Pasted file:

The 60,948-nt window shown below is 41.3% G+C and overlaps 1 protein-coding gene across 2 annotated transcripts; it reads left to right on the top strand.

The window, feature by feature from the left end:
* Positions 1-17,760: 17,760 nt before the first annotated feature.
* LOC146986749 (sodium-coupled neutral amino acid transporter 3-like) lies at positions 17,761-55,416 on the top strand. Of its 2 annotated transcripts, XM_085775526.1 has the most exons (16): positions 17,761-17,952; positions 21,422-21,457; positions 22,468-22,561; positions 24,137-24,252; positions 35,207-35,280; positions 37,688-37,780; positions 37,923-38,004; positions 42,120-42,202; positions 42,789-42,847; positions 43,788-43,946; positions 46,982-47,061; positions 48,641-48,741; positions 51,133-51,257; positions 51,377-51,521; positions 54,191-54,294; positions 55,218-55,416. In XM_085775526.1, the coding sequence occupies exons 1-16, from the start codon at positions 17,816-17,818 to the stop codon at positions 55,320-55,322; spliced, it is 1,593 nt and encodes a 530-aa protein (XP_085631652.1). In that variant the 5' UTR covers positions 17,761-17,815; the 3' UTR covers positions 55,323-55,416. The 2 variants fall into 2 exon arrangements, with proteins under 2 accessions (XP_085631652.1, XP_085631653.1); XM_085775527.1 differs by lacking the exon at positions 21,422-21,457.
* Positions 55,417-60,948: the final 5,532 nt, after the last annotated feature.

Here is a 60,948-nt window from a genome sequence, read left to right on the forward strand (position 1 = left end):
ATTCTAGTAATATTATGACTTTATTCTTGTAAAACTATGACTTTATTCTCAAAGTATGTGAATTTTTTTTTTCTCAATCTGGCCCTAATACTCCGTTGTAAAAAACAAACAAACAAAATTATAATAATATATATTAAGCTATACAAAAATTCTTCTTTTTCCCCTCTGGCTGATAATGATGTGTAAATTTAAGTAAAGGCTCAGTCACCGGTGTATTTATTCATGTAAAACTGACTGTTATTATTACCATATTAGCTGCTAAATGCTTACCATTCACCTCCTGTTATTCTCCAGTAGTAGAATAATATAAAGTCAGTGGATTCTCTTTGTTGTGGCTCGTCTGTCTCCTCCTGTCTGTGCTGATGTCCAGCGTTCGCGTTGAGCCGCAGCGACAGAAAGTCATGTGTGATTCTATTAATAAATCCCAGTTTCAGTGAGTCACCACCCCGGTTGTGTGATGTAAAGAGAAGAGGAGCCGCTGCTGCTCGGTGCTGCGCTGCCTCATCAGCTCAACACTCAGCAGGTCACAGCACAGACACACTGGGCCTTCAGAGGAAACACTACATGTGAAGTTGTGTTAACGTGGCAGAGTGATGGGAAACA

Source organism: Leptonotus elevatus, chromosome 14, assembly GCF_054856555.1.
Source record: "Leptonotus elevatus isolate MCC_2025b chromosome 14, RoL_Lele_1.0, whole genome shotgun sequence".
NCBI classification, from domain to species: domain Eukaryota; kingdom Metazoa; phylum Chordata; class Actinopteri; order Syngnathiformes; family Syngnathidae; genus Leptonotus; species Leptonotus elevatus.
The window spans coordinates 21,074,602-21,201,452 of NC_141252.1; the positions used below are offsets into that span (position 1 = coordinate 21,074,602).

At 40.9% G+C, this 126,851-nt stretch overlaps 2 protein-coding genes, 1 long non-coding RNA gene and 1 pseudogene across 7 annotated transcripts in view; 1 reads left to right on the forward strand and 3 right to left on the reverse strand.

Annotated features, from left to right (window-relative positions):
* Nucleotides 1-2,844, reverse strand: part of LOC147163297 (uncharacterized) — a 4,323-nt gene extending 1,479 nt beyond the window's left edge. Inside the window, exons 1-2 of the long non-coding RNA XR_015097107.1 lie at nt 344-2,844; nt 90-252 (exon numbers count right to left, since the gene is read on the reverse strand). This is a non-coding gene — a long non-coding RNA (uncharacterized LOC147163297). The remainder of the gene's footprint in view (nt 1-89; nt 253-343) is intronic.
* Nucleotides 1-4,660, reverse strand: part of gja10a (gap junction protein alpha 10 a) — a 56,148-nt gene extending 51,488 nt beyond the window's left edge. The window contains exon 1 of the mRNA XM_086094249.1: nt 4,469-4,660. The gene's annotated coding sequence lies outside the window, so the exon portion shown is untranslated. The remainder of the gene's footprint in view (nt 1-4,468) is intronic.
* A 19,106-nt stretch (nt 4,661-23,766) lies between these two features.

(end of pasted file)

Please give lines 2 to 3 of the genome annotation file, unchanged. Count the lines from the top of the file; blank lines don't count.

The window, feature by feature from the left end:
* Positions 1-17,760: 17,760 nt before the first annotated feature.